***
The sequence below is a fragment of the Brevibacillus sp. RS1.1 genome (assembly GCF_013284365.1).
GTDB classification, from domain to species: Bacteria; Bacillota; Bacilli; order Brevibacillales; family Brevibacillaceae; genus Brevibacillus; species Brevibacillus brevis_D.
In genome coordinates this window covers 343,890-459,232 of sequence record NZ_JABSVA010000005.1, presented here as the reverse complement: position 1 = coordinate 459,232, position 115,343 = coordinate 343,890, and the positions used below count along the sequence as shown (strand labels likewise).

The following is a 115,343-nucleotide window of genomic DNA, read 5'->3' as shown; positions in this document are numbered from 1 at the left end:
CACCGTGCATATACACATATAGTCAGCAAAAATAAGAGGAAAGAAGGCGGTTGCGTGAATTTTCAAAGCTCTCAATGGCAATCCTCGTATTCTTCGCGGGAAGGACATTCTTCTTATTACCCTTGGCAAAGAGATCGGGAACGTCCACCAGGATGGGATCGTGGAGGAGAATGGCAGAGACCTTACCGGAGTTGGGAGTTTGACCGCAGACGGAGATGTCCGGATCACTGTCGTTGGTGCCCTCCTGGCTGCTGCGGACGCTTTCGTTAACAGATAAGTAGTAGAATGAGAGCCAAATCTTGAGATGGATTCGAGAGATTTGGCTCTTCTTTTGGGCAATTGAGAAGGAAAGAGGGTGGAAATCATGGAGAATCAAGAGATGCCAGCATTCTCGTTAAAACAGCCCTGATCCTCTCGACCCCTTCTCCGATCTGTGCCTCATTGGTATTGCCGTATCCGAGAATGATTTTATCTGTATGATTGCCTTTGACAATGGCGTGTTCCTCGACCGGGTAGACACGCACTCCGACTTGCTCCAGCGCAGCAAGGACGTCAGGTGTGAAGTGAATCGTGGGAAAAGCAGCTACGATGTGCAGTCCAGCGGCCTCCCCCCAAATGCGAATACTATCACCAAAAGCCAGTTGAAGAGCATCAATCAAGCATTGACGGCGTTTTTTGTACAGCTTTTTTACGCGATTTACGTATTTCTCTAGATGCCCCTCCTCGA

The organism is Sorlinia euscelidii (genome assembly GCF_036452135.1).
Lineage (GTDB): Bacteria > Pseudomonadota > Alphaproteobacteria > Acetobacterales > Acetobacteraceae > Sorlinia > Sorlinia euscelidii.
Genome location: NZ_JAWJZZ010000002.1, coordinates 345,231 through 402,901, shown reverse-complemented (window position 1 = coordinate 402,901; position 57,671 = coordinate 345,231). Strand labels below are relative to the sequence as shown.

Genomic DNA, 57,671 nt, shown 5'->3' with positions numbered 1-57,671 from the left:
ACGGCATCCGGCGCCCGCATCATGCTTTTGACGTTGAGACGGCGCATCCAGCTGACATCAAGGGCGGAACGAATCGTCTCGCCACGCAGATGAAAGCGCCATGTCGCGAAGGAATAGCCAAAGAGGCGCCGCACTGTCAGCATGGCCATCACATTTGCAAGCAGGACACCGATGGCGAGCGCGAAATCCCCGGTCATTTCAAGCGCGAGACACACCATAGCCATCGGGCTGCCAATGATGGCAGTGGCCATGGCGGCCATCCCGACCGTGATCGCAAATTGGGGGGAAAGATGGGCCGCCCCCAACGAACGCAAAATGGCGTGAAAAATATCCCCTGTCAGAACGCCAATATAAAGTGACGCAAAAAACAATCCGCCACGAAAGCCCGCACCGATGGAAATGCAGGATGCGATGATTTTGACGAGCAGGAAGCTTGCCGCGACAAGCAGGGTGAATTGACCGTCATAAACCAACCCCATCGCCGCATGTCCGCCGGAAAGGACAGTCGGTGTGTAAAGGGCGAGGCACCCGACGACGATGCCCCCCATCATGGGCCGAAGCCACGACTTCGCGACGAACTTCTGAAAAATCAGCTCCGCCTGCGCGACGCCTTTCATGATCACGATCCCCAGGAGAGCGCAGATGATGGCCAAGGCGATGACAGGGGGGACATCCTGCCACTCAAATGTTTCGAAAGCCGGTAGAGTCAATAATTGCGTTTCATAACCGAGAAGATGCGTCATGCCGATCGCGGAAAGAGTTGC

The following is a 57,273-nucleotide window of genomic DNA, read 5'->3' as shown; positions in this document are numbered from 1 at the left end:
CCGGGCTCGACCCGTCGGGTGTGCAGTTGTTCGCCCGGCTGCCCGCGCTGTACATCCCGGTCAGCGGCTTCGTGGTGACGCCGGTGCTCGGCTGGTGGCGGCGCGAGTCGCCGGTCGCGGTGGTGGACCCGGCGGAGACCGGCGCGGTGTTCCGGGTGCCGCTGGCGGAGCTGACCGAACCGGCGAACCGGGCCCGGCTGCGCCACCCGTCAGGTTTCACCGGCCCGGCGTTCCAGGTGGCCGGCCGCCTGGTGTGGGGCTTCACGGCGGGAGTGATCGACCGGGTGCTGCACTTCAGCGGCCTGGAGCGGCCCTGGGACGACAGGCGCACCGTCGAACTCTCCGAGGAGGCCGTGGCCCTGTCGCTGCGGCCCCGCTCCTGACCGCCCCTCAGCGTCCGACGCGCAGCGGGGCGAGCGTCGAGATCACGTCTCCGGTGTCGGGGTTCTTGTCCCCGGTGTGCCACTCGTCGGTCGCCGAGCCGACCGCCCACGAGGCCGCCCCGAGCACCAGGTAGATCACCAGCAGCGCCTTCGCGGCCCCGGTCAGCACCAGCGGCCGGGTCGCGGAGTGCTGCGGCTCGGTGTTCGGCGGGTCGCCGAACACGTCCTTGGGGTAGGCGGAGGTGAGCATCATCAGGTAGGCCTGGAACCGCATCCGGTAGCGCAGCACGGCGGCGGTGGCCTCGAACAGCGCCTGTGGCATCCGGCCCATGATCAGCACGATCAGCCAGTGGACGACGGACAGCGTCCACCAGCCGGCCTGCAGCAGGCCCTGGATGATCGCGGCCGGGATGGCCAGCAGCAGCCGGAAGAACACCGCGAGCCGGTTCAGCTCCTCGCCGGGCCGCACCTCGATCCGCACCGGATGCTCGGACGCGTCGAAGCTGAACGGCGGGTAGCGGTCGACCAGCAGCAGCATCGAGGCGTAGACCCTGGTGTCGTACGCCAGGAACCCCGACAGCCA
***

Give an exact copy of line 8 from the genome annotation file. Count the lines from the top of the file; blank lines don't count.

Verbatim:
Genome location: NZ_JAWJZZ010000002.1, coordinates 345,231 through 402,901, shown reverse-complemented (window position 1 = coordinate 402,901; position 57,671 = coordinate 345,231). Strand labels below are relative to the sequence as shown.